If one can take art as a practice and practice as an art, growing in life, and coming to have a sense of deep peace as well as resolve within oneself, the art that one creates will be a result of that, and the way one creates that art will become more of a practice. So, art becomes a fruition and practice—a ground and path for its creation. That can provide not only an incredible sense of achievement for ourselves, but it also can be our contribution to the world. It can touch many people’s lives without their having to assume the role of some significant realized master of this or that spiritual tradition.
Anyone’s art, offered freely and without hesitation or hindrance, is for the enjoyment of the world. In this sense, as both practitioners and artists, this is a fulfilling fruition. I believe that everybody—whether they consider themselves an artist or not, or whether they create art to display or not—nevertheless appreciates, enjoys, loves, and feels deeply moved by art in the world. If you take art, music, dance, or any of the mind’s production of creativity out of the world, what would be left to feel delighted by? Not politics—especially not now! But for good politicians, even politics can be related to art. Isn’t that so-called diplomacy?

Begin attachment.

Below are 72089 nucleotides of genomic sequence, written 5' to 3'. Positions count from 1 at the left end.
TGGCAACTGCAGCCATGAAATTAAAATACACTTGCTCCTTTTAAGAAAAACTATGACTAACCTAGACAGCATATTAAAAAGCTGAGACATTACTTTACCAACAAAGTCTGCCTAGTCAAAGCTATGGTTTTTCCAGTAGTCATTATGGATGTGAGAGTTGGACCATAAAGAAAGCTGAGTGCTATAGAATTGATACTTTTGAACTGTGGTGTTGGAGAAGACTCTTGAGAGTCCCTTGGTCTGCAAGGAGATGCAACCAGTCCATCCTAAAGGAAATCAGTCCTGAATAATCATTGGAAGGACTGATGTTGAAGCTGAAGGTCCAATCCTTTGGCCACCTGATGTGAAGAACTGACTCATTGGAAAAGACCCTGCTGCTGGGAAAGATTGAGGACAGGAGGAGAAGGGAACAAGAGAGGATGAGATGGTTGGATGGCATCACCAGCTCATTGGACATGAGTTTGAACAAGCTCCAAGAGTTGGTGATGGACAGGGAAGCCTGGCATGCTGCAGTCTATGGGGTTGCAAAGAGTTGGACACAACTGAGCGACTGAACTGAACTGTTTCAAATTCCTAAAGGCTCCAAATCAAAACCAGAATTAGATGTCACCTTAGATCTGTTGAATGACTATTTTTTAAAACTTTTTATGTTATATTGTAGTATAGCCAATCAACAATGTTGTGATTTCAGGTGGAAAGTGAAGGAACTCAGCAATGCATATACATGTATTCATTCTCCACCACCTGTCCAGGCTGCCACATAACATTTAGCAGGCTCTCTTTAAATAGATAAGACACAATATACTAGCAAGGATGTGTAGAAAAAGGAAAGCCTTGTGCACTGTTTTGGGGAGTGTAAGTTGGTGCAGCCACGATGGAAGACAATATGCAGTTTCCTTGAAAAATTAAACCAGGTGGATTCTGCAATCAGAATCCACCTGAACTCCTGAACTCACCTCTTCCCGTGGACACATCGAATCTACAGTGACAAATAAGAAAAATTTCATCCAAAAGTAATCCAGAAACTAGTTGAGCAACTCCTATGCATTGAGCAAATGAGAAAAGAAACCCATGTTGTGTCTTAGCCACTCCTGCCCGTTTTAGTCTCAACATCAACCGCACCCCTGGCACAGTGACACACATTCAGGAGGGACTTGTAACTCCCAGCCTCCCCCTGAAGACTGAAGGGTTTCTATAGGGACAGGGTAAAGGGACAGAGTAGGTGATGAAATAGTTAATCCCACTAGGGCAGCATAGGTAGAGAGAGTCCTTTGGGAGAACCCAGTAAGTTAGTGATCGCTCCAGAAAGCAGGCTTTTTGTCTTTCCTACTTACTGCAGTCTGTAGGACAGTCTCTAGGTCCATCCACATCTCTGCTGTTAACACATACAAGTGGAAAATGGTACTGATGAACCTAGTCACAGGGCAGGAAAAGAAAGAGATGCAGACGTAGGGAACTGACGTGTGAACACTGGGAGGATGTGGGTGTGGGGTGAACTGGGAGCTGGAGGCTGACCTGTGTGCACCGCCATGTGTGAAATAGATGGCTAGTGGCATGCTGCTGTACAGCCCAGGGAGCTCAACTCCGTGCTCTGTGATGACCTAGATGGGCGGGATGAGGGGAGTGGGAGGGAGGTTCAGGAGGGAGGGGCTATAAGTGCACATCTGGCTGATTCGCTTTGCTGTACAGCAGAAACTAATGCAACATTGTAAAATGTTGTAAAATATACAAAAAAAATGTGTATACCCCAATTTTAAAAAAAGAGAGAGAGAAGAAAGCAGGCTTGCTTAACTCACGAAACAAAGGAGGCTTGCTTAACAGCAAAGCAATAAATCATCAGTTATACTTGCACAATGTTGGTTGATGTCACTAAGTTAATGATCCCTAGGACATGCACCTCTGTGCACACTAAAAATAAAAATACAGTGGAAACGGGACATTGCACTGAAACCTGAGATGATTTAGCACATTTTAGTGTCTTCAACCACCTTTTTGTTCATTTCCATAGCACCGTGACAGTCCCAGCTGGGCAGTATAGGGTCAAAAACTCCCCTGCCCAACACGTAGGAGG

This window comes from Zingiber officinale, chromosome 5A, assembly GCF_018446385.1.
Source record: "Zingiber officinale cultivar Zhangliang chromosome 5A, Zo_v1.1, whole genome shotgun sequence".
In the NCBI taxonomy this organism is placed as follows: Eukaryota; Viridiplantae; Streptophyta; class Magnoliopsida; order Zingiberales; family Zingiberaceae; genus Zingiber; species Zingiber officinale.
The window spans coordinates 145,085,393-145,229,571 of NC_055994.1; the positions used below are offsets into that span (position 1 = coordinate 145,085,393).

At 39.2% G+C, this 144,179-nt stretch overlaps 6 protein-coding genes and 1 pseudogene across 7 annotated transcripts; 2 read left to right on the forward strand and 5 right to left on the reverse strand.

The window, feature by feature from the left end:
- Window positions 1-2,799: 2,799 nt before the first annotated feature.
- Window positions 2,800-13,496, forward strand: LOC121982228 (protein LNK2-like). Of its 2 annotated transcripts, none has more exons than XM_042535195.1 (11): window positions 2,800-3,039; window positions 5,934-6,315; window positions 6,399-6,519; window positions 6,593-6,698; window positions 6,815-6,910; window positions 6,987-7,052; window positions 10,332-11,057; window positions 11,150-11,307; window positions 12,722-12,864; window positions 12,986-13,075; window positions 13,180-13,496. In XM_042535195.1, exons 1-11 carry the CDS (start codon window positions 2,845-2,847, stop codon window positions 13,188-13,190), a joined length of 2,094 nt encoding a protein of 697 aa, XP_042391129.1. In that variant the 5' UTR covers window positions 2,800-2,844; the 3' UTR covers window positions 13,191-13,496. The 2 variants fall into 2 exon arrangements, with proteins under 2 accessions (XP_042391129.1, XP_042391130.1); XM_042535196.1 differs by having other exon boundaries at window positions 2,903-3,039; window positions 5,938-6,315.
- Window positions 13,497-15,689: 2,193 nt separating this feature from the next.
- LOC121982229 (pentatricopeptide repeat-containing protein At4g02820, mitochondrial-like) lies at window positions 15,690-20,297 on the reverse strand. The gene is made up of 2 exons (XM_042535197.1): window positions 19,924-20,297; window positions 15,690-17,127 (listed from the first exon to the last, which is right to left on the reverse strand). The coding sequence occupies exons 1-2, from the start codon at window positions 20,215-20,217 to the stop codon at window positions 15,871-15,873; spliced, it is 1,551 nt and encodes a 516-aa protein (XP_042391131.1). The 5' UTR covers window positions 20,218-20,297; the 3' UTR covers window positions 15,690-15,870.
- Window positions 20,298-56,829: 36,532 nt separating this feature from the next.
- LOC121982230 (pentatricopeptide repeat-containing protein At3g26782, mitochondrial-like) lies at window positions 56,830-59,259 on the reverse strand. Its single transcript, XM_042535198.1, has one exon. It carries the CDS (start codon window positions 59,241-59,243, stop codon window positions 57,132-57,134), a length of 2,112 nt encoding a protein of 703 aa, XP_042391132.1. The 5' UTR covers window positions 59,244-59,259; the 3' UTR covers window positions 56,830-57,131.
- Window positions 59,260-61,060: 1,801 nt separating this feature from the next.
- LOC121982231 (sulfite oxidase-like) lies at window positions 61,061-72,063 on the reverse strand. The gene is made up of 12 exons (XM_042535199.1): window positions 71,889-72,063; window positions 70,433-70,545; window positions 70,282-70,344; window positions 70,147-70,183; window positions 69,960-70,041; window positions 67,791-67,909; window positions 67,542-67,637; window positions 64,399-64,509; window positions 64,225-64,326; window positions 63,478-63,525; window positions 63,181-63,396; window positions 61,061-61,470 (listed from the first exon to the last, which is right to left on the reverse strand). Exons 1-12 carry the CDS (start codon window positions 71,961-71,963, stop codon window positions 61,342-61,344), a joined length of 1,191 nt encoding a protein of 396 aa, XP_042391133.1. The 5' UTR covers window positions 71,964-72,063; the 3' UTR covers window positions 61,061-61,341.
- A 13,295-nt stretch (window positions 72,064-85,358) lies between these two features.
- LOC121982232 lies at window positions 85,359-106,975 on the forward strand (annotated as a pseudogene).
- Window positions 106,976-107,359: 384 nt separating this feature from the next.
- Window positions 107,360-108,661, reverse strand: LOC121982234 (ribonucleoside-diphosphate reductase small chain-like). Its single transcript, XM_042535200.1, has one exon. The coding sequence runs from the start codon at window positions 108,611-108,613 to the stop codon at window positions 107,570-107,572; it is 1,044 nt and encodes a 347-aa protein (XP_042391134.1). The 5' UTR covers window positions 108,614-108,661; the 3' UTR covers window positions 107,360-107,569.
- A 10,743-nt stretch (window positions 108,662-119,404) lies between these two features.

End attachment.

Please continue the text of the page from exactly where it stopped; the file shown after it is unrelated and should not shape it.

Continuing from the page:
In that sense, human life is deeply connected to and enriched by creativity. We are deeply moved by works of art produced by such creativity. We don’t come into this world already knowing how to sing a song, but we’re not on our own. Even though it may be a song we sing while crying in the crib, others may not understand our song. Over time in our lives, music and the joy of playing songs, listening to them, singing them, comes to mean so much to us, similar to the joy we experience in visual arts—drawing, painting, showing art. We learn to get in touch with our own creativity and master it, to perfect it simply by playing, just as a child who sees others at play gets excited and wants to play along, too, eventually becoming a master at play. On a deeper level, the arts mean so much to us.
We sometimes take the arts for granted in our lives. In reality, when they’re taken away from us, we feel deprived. When we lose art, what kind of life are we living? What is the joy of life? What is it that one is trying to accomplish, and in the end, what is it that one actually accomplishes? Whatever higher, more significant goals or vision one has, including enlightenment, should never be undermined. If those goals are undermined, and you cut your own relationship to those things, even enlightenment can become too dualistically serious and be seen as a sense of deprivation in life. Anything with a sense of deprivation certainly will not enrich life. Life may become very stale. By appreciating art and creativity, we experience joy in living.